Grammarly Synonyms Feature  - aka making your writing more interesting

Another genuinely beneficial feature for me is the synonym feature.  You simply double click on a word and it shows you alternative words with a similar meaning.

I usually write quickly and then edit later.  Quite often I use words like 'great' and 'lovely' far too frequently so this is quite helpful to make my writing less repetitive.

Another Quick Tip - Overusing Exclamation Marks

Guilty.  I'm addicted to exclamation marks so at the end of a post I click ctrl + F and search for exclamation marks.  This isn't a Grammarly feature but one I use to weed out the zillion !!!'s I use when I'm typing at speed. Sometimes I realise I've been using exclamation marks like full stops, so this helps as it highlights them all so I can double check really quickly if they're all necessary.  (I deleted 6 from this post, in most cases, they are most definitely not required!)

Sign up for your Grammarly account here - www.grammarly.co.uk

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Are you looking for some cute Easter craft ideas to make this year? For the last few years I've made some little DIY Easter craft projects as gifts.  I like anything I can fill with little chocolate eggs as that always goes down very well with the kids and adults too if you go for some good quality chocolate.



The last few years I've used my big stash of felt squares to make little easter gift bags.

In 2015 I made lots of these little felt bunnies.  they're really easy to make you just cut a rectangle and on one side add the bunny ear shapes.  I added some pretty fabric for the insides of the ears too. Then sew up the sides and add a little nose (I decided it was better without eyes too) Fill with some mini eggs and tie a little bow around to close it up.  



Last year I made these little felt carrots, it's a really simple idea and the carrots look more realistic if you sew random white threads on them. I filled them with chocolate eggs for all the easter bunnies.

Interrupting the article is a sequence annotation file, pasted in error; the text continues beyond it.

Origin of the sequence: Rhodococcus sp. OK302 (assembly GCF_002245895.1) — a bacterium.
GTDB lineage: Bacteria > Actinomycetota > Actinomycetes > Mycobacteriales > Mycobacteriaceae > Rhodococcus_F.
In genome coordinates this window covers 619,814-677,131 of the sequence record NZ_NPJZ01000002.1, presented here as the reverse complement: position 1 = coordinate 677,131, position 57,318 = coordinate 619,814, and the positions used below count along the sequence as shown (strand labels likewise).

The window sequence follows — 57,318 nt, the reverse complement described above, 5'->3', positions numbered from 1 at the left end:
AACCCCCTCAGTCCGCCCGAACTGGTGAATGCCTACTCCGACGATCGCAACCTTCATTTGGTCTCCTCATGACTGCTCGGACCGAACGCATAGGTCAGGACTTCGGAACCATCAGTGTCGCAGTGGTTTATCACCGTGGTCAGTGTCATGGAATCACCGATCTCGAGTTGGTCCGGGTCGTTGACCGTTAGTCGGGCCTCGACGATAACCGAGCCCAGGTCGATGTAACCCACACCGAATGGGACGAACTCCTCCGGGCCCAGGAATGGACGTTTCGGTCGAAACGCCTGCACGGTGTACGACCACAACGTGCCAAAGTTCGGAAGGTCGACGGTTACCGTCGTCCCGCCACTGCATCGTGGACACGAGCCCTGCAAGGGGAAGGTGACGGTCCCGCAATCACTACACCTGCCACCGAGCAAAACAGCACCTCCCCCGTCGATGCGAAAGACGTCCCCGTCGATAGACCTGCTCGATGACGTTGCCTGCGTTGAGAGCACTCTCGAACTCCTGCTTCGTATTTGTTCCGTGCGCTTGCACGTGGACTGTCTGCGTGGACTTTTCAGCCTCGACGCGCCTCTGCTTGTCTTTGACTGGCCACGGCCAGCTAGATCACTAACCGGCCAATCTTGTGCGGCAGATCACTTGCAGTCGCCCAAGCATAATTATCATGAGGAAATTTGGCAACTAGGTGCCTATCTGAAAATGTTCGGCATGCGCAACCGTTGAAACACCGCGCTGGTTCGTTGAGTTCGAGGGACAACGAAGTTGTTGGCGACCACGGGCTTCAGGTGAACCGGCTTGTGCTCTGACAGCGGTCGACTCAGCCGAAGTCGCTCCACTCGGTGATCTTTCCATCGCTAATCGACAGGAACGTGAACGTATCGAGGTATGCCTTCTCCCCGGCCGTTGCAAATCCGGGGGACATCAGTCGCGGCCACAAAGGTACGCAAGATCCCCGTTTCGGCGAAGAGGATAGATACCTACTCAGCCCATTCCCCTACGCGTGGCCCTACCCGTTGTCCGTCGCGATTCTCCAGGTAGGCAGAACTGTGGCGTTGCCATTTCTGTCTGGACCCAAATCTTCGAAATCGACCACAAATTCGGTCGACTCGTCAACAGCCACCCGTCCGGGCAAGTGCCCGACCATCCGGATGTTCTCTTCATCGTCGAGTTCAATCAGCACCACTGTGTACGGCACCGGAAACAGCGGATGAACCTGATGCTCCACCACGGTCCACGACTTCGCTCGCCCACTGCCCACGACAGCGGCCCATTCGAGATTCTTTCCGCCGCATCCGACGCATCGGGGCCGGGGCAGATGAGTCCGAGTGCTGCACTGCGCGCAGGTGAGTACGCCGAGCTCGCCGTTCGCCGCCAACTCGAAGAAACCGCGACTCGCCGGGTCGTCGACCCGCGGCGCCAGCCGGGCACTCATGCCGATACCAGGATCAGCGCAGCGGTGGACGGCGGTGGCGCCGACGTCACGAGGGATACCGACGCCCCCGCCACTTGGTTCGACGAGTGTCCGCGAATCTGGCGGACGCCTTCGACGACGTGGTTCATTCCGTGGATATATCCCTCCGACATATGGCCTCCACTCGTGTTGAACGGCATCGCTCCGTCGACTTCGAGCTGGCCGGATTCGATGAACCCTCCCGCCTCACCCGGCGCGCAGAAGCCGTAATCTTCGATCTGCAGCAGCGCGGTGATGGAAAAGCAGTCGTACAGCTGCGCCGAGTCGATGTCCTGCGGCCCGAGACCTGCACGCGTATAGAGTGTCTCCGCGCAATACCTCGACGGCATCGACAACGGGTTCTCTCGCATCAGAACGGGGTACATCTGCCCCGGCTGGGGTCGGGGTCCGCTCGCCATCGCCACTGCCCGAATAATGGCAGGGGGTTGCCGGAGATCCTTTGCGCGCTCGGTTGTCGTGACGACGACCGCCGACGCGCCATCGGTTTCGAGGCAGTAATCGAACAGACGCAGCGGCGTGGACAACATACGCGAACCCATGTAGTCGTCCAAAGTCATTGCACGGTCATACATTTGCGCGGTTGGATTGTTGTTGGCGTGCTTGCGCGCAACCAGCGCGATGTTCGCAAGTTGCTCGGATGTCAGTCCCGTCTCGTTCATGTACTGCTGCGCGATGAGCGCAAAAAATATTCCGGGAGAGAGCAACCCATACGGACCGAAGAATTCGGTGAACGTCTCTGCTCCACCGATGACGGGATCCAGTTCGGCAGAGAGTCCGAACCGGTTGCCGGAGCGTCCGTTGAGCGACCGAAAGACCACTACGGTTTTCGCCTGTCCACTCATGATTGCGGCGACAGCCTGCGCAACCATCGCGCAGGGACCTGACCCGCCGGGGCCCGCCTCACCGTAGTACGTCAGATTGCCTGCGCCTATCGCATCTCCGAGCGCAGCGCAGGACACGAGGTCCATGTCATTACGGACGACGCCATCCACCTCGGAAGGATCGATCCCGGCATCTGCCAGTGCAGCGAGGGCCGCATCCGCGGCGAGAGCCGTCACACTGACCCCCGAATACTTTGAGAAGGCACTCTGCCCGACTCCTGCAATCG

My Favourite Easter Craft Tutorials

I've been on the hunt for easter craft ideas for me to make this year!  

The brief for my easter gifts this year - 
  • Must be able to fill them with mini eggs...  not negotiable!
  • Must be fairly easy to make, or have a really good step by step tutorial!
  • Not expensive to make! 
I've got my sketchbook out doodling some ideas.  I've also found some great easter craft ideas on Pinterest that suit my style, I will add more as I find them.

Please leave a comment with a link or description if you have any favourites you know of that fit my brief!




Mini Easter Egg Basket crochet pattern - I can crochet, I'm not amazing at it but this looks pretty straightforward!  Not much room for eggs, maybe I could make them a bit bigger!


Easter chick from an egg carton - I just think these are cute AND I have some perfect orange card left over from Halloween! I keep my own chickens so I also have some really clean egg boxes.  Only downside is they wont hold many eggs - would be good on a plate setting though!



Little sleeping bunny bags  These look really easy to sew up and I'm pretty sure I have everything in my stash to make them so they definitely tick the inexpensive box!




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All About Me... ?

Is your 'about me' page on your blog interesting and engaging?  Does it make people want to follow your blog and journalists want to interview you?